Click here for updates on the evolving COVID-19 situation at Rice
Rice University’s Student Newspaper — Since 1916

Saturday, January 23, 2021 — Houston, TX 46°

News



NEWS 8/24/11 7:00pm

University funds ALFA expenses

The university has started implementing some of the recommendations made by the Asset Liquidation Funds Committee last school year. However, the money that has been used on these initiatives has not come directly from the sale itself but rather from university funds allocated toward certain ALFA suggestions. The recommendations that ALFA made are still pending official approval from Rice's Board of Directors. Because of this none of the actual funds will be used until the 2012-13 school year, Committee co-chair Selim Sheikh said. Sheikh (Martel '11) said that since ALFA gave their recommendations for the KTRU funds in March the administration has held monthly summer meetings with the committee. During these meetings, Sheikh said the proposed budgets were reconsidered and adjusted. For instance, the Community Involvement Center suggested using some of the funds to improve the Alternative Spring Break, and Fondren Library expressed interest in improving its facilities and programs, Sheikh noted. Furthermore, fellow Committee co-chair Anna Dodson said that both SA and GSA representatives – along with the faculty members of the committee Paula Sanders, Matt Taylor and Kate Abad – would continue to meet with the President's Office over the fall semester to discuss possible budgets and timelines for the various projects. "Due to the nature of the funds raised from the KTRU sale, the timeline for the projected projects will vary depending on the nature of the project," Dodson said. "We cannot yet say which projects will be implemented first, nor can we say with certainty how much of the budget will be allocated to specific projects. These will be the subject of upcoming conversations with the President's Office."Sheikh added that the committee's formal presentation of its recommendations to the board of directors would happen in September of this year. "That's not saying nothing will be spent," Sheikh said, "The university has set aside money for things like the concerts endowment – which helped bring Three 6 Mafia to our Welcome Back Concert – though this money comes from university funds in the name of ALFA, not from the KTRU sale itself."The administration contributed funds to the concert endowment because it would have an easy, immediate effect on the students, Sheikh said. Martel College sophomore Meagan John said she supported the university's contribution to the concert endowment and thought that the Three 6 Mafia Welcome Back concert was a good idea. "It was nice to come back and have that event," John said, "It was really good for freshmen."Sheikh said that there might be plans for more university funds to go toward this year's ASB program in the name of ALFA. "The major changes will be long term," Sheikh said. "Things that happen every year are easier to put into effect."Sheikh also mentioned that the project of lighting the IM fields had been put on hold in the face of discussions with a donor for a possible new tennis court. If the university decides to build the court, it might have to take up some IM field space, which would require the fields to be moved, Sheikh said. He noted that delays like these were keeping the IM lighting project from moving forward. According to Sheikh, undergraduate and graduate students will continue being involved in the allocation of funds from the KTRU sale. He said that he and another committee member would be stepping off the committee soon and the administration would be finding new representatives of student interests. "I don't know the process, but there will be new students on the committee, so there will still be students directly involved in continuing ALFA's work," Sheikh said.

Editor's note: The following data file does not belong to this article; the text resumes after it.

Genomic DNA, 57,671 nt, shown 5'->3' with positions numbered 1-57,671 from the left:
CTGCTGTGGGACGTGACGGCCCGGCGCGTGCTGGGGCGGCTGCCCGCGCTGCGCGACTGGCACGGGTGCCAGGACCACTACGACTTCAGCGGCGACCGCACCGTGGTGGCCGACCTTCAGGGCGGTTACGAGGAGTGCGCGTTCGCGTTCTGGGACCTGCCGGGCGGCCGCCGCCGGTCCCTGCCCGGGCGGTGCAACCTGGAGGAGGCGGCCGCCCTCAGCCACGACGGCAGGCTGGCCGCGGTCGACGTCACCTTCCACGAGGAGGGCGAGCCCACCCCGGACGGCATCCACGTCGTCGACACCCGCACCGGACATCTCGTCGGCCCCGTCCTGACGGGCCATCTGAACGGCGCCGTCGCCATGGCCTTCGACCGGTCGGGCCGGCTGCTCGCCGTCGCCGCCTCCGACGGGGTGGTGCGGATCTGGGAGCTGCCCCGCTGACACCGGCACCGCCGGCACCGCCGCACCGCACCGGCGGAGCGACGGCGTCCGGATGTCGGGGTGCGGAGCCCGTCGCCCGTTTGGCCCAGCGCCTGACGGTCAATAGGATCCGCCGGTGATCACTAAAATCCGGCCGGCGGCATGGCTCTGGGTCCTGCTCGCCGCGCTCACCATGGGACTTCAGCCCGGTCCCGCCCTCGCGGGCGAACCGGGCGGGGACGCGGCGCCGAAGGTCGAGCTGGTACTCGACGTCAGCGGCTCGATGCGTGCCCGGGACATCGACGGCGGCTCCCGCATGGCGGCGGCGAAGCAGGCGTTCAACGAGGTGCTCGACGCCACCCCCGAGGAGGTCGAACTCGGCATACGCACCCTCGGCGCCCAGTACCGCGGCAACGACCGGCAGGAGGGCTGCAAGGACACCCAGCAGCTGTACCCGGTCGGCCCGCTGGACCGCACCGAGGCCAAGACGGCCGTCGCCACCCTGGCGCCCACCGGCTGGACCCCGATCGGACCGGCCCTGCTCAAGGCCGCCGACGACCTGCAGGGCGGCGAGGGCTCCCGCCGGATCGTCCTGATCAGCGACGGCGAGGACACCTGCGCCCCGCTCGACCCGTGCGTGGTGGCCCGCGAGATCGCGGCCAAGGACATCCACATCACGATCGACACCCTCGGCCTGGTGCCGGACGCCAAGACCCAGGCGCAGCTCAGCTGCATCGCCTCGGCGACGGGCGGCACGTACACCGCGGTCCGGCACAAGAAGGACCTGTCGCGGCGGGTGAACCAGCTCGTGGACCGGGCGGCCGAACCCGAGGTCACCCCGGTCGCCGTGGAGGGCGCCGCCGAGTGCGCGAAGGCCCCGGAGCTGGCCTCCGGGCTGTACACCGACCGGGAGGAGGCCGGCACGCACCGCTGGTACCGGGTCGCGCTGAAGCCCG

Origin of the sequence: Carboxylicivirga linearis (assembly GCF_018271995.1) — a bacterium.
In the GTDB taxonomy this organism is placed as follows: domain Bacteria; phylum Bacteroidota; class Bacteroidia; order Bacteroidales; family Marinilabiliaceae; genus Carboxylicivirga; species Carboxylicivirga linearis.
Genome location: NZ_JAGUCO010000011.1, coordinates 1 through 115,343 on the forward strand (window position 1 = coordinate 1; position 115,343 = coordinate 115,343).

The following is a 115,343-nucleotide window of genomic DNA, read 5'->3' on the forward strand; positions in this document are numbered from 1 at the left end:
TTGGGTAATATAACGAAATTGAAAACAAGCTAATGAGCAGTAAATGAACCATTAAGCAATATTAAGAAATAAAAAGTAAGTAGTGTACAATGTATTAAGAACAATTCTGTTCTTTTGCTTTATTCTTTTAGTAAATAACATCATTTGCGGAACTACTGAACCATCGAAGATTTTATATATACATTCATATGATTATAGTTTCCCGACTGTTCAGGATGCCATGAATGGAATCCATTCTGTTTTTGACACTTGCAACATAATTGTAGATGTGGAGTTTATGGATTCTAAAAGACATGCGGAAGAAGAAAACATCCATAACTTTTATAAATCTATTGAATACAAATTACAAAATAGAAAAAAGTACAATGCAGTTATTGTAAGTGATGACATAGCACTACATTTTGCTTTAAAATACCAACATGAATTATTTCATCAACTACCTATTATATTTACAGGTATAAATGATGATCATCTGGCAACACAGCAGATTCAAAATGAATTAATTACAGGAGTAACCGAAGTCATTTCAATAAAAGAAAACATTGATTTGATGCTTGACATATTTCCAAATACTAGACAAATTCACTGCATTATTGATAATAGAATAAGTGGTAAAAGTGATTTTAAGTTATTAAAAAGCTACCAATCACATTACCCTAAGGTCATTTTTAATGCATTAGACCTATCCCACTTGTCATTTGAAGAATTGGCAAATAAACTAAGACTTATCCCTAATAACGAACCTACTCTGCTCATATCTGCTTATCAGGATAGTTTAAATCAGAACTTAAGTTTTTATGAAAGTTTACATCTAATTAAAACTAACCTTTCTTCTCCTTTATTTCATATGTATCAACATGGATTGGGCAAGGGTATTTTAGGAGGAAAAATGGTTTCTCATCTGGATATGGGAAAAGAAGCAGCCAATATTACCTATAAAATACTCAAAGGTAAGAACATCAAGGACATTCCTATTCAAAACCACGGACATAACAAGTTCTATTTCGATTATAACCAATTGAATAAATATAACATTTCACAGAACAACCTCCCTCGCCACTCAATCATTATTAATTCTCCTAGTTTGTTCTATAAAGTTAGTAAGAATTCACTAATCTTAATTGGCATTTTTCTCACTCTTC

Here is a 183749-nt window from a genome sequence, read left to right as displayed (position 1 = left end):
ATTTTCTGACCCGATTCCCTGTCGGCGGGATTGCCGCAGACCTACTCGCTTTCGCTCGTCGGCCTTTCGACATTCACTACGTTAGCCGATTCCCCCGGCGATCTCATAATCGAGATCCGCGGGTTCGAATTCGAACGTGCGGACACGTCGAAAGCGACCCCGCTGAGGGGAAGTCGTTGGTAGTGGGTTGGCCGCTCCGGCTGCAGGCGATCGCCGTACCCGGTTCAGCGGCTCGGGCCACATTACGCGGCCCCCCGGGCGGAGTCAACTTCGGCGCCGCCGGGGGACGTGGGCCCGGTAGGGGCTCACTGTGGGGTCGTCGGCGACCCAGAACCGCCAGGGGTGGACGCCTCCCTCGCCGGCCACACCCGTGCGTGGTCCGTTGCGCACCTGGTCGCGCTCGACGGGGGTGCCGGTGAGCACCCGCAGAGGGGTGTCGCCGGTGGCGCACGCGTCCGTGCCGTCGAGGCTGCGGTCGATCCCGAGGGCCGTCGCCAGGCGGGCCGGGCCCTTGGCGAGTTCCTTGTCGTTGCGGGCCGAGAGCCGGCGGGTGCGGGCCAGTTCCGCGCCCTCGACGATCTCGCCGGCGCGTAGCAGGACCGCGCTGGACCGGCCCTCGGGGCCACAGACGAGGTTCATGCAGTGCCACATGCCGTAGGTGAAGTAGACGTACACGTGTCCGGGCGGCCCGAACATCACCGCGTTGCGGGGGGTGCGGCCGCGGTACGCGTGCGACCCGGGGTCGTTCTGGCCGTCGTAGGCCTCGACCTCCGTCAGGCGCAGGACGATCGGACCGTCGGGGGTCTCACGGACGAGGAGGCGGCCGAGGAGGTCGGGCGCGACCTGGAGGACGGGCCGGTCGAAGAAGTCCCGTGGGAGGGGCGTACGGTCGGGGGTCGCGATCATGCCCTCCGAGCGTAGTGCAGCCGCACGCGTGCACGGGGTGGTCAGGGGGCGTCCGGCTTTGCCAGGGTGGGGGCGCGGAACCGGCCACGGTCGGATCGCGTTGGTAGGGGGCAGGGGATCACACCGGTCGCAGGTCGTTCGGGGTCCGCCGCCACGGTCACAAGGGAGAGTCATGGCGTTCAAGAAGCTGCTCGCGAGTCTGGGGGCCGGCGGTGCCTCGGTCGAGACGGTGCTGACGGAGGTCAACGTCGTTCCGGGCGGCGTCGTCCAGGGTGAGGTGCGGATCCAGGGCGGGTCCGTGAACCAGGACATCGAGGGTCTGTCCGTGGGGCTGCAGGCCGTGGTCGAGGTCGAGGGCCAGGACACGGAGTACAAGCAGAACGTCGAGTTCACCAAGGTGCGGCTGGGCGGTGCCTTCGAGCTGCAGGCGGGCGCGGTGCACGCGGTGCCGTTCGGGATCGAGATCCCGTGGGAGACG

NEWS 8/24/11 7:00pm

RPC brings 007 to Rice